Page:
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Older Adult Care


Psychiatric care of older adults can include managing the normal effects of mental and physical changes of aging, but also focuses on the psychological and neurological changes that can worsen as the body and brain get older. Geriatric psychiatry focuses on evaluation, prevention, diagnosis, and care of ailments including cognitive impairments like dementia or Alzheimer’s disease, and mood disorders such as depression, anxiety, and bipolar disorder. Treatment also takes into account the effects of caring for older adults, and can address support for families and caregivers as well as patients.

Dementia, also known as major neurocognitive disorder, is a collection of symptoms that severely affect memory and thoughts so as to interfere with daily functions. Dementia is the persistent interruption of brain processes, most often evident in memory impairments, changes in personality, and inability to reason. Dementia is often complicated by mood disorders like depression or bipolar disorder.

Alzheimer’s disease is a progressive form of dementia, often starting with mild memory difficulties and moving to a steady decline of memory and brain function. Though many organizations are actively researching causes, medications, and cures for Alzheimer’s, current treatments can often delay the progression of the disease, but there is currently no cure. Care and support are of primary importance in the treatment of older adults with Alzheimer’s.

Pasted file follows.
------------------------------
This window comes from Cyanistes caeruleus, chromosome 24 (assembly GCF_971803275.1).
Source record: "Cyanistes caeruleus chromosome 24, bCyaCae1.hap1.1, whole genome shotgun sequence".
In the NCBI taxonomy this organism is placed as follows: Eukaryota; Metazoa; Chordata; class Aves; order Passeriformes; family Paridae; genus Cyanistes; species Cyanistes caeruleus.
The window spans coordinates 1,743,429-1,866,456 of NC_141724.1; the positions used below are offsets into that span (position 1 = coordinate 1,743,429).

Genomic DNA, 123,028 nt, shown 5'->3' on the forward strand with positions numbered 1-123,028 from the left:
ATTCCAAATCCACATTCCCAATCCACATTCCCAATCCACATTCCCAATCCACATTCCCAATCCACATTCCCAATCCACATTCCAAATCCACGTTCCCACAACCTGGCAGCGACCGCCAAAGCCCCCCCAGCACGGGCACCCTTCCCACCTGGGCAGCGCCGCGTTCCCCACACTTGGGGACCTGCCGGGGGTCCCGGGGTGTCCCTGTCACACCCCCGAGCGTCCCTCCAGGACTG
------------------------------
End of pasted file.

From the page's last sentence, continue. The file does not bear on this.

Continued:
Alzheimer’s Disease and Dementia
Depression and Bipolar Disorder
Caregiver Resources
Geriatric Psychiatry

These articles on older adult mental health may also be of interest.

Treatment at McLean

Geriatric Psychiatry Inpatient Services
Comprehensive diagnosis and treatment for individuals ages 50 and older who are experiencing emotional, cognitive, or behavioral symptoms.

Geriatric Psychiatry Outpatient Services
An array of services are available for adults ages 50 and older with depression, anxiety, and cognitive function disorders.